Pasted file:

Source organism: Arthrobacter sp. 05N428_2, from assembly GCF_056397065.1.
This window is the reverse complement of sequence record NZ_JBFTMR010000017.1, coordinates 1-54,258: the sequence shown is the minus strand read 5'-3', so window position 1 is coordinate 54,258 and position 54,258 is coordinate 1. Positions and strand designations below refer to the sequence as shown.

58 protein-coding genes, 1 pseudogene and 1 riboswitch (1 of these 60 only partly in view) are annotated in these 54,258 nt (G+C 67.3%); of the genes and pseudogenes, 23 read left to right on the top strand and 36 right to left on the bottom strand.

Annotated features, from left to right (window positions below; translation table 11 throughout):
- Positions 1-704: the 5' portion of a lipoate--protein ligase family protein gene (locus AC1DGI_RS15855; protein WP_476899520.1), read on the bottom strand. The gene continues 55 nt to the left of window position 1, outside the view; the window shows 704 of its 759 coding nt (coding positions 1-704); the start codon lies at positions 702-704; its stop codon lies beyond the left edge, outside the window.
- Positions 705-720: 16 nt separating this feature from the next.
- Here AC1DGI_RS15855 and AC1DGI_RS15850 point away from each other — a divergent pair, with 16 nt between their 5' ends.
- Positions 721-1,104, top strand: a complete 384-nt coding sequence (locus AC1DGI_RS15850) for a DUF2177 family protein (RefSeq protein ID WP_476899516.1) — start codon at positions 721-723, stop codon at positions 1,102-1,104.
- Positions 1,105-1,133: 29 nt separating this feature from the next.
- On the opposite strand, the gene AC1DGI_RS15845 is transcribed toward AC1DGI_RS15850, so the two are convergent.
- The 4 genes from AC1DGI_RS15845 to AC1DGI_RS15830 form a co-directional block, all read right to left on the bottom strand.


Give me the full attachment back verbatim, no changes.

Source organism: Arthrobacter sp. 05N428_2, from assembly GCF_056397065.1.
This window is the reverse complement of sequence record NZ_JBFTMR010000017.1, coordinates 1-54,258: the sequence shown is the minus strand read 5'-3', so window position 1 is coordinate 54,258 and position 54,258 is coordinate 1. Positions and strand designations below refer to the sequence as shown.

58 protein-coding genes, 1 pseudogene and 1 riboswitch (1 of these 60 only partly in view) are annotated in these 54,258 nt (G+C 67.3%); of the genes and pseudogenes, 23 read left to right on the top strand and 36 right to left on the bottom strand.

Annotated features, from left to right (window positions below; translation table 11 throughout):
- Positions 1-704: the 5' portion of a lipoate--protein ligase family protein gene (locus AC1DGI_RS15855; protein WP_476899520.1), read on the bottom strand. The gene continues 55 nt to the left of window position 1, outside the view; the window shows 704 of its 759 coding nt (coding positions 1-704); the start codon lies at positions 702-704; its stop codon lies beyond the left edge, outside the window.
- Positions 705-720: 16 nt separating this feature from the next.
- Here AC1DGI_RS15855 and AC1DGI_RS15850 point away from each other — a divergent pair, with 16 nt between their 5' ends.
- Positions 721-1,104, top strand: a complete 384-nt coding sequence (locus AC1DGI_RS15850) for a DUF2177 family protein (RefSeq protein ID WP_476899516.1) — start codon at positions 721-723, stop codon at positions 1,102-1,104.
- Positions 1,105-1,133: 29 nt separating this feature from the next.
- On the opposite strand, the gene AC1DGI_RS15845 is transcribed toward AC1DGI_RS15850, so the two are convergent.
- The 4 genes from AC1DGI_RS15845 to AC1DGI_RS15830 form a co-directional block, all read right to left on the bottom strand.